JPII Leader Elyse Brazel (Cohort VIII), has been selected for the Interfaith Innovation Fellowship with the Interfaith Youth Core (IFYC) in Chicago.
Back in 2009-2010, Elyse was part of the Faiths Act Fellowship, a joint interfaith program between the IFYC and the Tony Blair Faith Foundation. During that whole year “we focused on interreligious community building through social action,” she recalls. More than ten years later Elyse is working on a project with a Jewish partner from Canada, Danny Richmond, who was also a Faiths Act Fellow in her same cohort. Their proposal has been accepted for the Interfaith Innovative Fellowship which aims at fostering innovative ideas for social change centered on interfaith cooperation.
“During our training process for the Faiths Act Fellowship, we listened to Eboo Patel (the founder of IFYC) talking about all the American interreligious history and some of the faith heroes that come out of America that do interfaith social justice work. Danny and I realized then that in Canada we didn’t have any of that faith history collected,” she says explaining how the idea of this project came to their mind long ago. “It’s not that interreligious engagement doesn’t exist in Canada’s history, it’s just not recorded. Culturally speaking, Canadians don’t talk about religion, it’s a big taboo and this makes it difficult to have these conversations,” she continues.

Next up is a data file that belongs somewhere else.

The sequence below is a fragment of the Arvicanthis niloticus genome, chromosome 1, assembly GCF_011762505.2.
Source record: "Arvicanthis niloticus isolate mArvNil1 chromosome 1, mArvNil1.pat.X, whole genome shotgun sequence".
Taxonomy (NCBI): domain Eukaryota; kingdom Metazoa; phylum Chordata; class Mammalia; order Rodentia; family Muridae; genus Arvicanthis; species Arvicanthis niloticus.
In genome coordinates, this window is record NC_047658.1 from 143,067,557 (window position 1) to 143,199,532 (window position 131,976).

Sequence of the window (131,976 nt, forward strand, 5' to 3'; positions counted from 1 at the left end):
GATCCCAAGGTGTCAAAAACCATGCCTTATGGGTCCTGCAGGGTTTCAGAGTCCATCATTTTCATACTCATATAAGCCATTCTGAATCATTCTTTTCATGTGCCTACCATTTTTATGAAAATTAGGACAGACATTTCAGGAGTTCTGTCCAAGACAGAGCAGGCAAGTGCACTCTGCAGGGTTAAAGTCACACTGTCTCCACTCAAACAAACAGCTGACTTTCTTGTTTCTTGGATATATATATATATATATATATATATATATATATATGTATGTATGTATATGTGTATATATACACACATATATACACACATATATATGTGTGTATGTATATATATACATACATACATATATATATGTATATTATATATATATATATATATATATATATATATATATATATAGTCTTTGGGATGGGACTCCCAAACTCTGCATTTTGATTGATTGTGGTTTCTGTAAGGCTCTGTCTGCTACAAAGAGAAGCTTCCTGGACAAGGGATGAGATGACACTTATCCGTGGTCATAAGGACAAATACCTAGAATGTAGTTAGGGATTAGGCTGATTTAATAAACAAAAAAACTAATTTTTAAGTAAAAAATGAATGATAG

“But the stories we privilege from history and the stories left untold both shape our present reality. Canada’s problematic historical narrative is dominated by stories of white Christian men, French and English settlers who sailed across the ocean to conquer a vast empty wilderness that is now Canada.” Leaving this narrative unchallenged can lead to negative assumptions that feed racism, islamophobia, anti-semitism and xenophobia.
Elyse explains introducing her project: “We would like to develop a dynamic community-generated online timeline/map and platform, AnOTHER Story, where different religious communities on Turtle Island can share their histories, faith heroes, and lived experiences.” This website would be used as a resource for educators and religious leaders to have more complex and nuanced conversations about Canada’s shared history, and the contributions of various faith communities to Canadian identity.
We are really proud of Elyse’s work, we wish her good luck and we look forward to reading more about this project!